I was coping. I was a functional user.

Then Sonic came to the Bay.

Press releases and human-interest TV news stories announced the arrival months in advance (I smiled tightly and agreed that, yes, it will be cool). Coupons began coming with the other circulars (my hand trembled slightly between the mailbox and the trash can). When a couple of locations finally opened around town, none of them were between me and work, home or the clubs. Thus I renewed my determination to not go out of my way, to not poke the Monkey and see if it was hungry.

Then, one afternoon when my girlfriend asked if I'd like to spend Mother's Day hitting the Oldsmar Flea Market with herself and her mom — my quick, almost manic acceptance caught her a bit off guard. I love her mother, of course, but her frequent invitations to Sunday thrifting and yard sale perusals are pretty much always rebuffed.

The Sonic on Tampa Road between her mom's place and the Flea Market was probably the furthest thing from her mind. She did bring it up in passing as the date approached, though, as I may have mentioned at some point that I particularly enjoyed one of their featured items. I casually replied that lunch at Sonic might be fine, sure.

I tried to contain my anticipation as the red-and-yellow sign floated nearer, but lost my hold on the in-car conversation and had to be tapped on the shoulder when a question I didn't hear was directed my way. I didn't careen into the first available slot, however, looking for something nice, shady and a little quieter. I even pretended to check out the menu once we were parked, though my mouth was already full of spit and it seemed my taste buds had swelled to the size of upside-down shot glasses to receive every vestige of flavor from my long-awaited prize.

The Country Fried Steak Sandwich wasn't listed.

I did a double take. I did a triple-take. I broke out in a cold sweat and uttered disconnected obscenities at the door handle, cradling my clammy forehead in the crook of my elbow. I was broken, debased — a junkie denied his fix.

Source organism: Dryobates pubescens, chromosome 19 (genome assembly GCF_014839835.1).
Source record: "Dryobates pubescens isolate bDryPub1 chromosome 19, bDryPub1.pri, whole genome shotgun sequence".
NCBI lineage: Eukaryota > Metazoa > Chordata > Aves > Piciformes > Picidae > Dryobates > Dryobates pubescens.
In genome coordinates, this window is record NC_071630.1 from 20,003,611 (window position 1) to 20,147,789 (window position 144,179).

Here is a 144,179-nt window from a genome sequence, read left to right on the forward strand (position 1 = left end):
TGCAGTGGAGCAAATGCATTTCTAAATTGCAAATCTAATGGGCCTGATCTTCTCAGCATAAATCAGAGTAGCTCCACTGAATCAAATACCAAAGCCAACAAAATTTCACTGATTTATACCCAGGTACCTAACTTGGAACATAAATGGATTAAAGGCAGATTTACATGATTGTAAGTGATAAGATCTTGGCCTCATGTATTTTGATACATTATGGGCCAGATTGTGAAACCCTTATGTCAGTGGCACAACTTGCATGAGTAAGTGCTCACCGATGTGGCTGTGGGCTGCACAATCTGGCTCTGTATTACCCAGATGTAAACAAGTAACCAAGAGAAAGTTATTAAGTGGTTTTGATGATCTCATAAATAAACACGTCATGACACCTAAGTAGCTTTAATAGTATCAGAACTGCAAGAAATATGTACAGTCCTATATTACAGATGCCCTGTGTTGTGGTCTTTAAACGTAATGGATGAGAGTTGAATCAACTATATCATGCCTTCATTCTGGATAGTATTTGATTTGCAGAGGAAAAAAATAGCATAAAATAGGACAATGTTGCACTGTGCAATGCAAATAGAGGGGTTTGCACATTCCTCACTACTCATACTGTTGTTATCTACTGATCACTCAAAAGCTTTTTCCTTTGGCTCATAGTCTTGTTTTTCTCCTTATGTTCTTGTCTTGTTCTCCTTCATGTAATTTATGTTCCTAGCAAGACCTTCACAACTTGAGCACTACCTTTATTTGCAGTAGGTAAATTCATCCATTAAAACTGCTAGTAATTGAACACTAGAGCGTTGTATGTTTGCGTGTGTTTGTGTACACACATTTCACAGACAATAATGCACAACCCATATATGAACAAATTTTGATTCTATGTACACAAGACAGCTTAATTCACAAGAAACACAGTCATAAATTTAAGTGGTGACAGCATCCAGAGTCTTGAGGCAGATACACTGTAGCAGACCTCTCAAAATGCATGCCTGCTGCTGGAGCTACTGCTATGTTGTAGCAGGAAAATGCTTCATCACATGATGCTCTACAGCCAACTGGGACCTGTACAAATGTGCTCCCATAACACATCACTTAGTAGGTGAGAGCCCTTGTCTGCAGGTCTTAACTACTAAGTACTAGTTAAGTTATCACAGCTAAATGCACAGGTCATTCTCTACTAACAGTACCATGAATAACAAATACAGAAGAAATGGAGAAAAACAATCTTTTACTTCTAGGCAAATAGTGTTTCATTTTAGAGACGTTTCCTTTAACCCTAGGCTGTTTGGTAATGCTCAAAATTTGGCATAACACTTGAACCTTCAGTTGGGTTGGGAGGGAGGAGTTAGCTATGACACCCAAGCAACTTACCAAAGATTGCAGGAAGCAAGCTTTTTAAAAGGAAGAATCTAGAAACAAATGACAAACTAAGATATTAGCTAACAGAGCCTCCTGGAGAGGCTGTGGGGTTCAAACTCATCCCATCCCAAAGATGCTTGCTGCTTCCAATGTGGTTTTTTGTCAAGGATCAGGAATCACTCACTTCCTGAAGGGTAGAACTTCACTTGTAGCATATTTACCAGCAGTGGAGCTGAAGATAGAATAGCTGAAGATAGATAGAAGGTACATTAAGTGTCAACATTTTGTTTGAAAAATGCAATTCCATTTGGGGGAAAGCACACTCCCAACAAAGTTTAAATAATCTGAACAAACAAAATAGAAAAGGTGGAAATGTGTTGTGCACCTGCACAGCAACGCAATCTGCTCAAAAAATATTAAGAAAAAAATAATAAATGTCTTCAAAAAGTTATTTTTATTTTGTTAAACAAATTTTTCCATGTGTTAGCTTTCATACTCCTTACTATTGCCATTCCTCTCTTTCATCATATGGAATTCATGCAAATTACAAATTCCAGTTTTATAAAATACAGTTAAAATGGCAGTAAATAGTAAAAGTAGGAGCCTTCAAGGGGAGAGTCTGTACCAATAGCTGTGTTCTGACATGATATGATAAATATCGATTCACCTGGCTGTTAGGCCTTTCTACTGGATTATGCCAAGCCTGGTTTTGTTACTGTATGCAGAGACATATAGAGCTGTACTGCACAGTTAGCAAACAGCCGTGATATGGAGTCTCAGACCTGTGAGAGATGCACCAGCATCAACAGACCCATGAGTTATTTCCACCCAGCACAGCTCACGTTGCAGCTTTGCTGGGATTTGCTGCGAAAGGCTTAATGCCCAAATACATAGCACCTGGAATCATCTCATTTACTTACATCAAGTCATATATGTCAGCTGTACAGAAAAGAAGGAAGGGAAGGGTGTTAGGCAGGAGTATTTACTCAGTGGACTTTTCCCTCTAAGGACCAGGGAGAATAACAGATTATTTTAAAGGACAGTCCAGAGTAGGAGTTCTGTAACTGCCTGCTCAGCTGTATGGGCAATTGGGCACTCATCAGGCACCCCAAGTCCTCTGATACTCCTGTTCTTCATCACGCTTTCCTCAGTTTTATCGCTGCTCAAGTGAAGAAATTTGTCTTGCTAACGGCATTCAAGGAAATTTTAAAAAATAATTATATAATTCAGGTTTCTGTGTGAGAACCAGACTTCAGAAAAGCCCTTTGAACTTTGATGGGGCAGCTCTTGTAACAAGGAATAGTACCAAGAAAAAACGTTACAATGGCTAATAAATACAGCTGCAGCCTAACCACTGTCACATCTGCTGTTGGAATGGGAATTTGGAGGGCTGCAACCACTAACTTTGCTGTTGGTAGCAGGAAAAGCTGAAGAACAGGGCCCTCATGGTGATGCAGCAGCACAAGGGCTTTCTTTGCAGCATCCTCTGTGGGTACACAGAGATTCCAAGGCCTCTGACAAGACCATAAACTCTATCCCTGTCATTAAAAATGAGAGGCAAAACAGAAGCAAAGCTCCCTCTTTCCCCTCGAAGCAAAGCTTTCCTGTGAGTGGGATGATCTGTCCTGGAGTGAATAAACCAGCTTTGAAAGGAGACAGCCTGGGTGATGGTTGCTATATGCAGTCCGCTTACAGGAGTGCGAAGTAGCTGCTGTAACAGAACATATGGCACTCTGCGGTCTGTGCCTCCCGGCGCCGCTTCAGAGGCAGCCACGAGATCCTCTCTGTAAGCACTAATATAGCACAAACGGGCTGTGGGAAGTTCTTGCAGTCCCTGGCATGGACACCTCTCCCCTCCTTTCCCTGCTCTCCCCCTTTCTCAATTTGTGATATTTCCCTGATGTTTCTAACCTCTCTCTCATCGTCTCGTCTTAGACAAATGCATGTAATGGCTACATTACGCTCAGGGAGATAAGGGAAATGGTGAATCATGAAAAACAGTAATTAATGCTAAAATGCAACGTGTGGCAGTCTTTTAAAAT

In the end, I ordered some sort of bacon cheeseburger on Texas toast, chewing listlessly and being unresponsive to lunchy small talk. It was tasty enough, I guess, but I didn't sense the warmth, love and fulfillment that permeated every bite of every Country Fried Steak Sandwich that ever graced my maw.

And it certainly didn't sate the Monkey.

The beast thrashes and bitches yet. Nothing quiets my Sandwich Monkey, not the McRib, not Krystal, not a sock in the jaw from the irascible, bleary-eyed Beer Monkey.

I just got off the phone with the Sonic on Gandy. They don't have the Country Fried Steak Sandwich either; it's being phased out company-wide. I've considered starting an online petition, or calling their corporate office and pretending to be the manager of a Tampa location beset by angry, riotous hordes, but decided against both approaches.

It just seems a little too desperate, don't you think? I can handle this.

Besides, I just heard that we're about to get a whole lot of Whataburgers around here.

Scott Harrell can be reached at 813-248-8888, ext. 109, or by e-mail at [email protected].